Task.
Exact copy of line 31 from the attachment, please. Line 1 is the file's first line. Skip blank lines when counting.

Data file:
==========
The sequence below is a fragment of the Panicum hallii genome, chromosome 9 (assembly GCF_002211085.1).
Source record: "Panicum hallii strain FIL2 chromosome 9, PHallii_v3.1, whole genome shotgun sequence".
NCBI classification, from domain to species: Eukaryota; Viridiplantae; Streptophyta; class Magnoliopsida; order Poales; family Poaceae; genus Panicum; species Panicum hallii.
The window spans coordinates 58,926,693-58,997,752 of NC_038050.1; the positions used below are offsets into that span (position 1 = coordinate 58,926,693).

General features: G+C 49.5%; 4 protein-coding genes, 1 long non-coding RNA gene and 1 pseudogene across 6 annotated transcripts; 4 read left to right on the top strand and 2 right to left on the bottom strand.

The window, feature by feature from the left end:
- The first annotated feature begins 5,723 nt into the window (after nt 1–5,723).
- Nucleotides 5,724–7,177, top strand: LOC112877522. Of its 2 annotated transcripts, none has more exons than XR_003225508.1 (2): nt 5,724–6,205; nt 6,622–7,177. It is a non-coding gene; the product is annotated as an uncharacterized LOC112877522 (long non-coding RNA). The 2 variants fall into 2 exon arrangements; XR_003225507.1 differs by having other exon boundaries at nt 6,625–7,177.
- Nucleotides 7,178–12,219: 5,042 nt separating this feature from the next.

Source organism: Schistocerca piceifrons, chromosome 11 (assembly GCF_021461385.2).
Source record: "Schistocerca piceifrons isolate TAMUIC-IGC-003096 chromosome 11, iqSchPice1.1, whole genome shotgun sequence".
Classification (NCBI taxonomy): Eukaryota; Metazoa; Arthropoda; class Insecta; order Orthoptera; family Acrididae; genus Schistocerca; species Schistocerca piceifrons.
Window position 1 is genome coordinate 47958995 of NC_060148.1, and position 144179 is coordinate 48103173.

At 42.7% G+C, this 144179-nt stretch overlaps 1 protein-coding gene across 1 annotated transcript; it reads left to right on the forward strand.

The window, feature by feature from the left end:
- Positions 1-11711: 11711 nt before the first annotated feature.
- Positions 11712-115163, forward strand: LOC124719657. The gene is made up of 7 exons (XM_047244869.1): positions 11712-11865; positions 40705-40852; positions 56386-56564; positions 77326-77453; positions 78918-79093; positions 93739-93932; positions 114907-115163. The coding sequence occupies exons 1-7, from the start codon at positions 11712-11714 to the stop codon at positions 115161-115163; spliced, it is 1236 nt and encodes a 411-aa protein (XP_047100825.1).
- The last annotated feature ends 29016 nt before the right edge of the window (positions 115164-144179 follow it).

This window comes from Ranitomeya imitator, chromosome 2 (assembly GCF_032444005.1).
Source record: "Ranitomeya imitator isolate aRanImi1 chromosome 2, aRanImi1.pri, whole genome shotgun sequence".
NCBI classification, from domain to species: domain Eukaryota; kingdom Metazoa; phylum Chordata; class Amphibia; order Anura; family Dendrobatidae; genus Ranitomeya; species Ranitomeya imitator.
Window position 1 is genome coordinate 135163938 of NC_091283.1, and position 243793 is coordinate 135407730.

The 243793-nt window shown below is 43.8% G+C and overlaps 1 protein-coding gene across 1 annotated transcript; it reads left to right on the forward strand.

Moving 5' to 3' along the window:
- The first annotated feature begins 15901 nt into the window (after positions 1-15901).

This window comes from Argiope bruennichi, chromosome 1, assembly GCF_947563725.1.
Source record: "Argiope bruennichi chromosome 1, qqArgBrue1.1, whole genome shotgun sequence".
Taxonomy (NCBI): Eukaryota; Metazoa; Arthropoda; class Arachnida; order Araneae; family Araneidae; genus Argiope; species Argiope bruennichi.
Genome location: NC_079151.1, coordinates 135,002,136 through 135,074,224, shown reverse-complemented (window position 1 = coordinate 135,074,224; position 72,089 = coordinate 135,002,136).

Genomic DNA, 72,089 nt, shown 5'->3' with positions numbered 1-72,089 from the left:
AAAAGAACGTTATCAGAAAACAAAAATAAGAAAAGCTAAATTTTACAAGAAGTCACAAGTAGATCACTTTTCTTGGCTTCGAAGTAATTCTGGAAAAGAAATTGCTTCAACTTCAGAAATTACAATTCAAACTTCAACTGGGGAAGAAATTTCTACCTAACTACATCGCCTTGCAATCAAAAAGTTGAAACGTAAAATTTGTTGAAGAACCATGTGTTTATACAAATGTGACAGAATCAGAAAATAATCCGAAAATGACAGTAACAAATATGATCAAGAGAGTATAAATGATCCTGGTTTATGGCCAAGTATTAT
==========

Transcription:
AAAAGAACGTTATCAGAAAACAAAAATAAGAAAAGCTAAATTTTACAAGAAGTCACAAGTAGATCACTTTTCTTGGCTTCGAAGTAATTCTGGAAAAGAAATTGCTTCAACTTCAGAAATTACAATTCAAACTTCAACTGGGGAAGAAATTTCTACCTAACTACATCGCCTTGCAATCAAAAAGTTGAAACGTAAAATTTGTTGAAGAACCATGTGTTTATACAAATGTGACAGAATCAGAAAATAATCCGAAAATGACAGTAACAAATATGATCAAGAGAGTATAAATGATCCTGGTTTATGGCCAAGTATTAT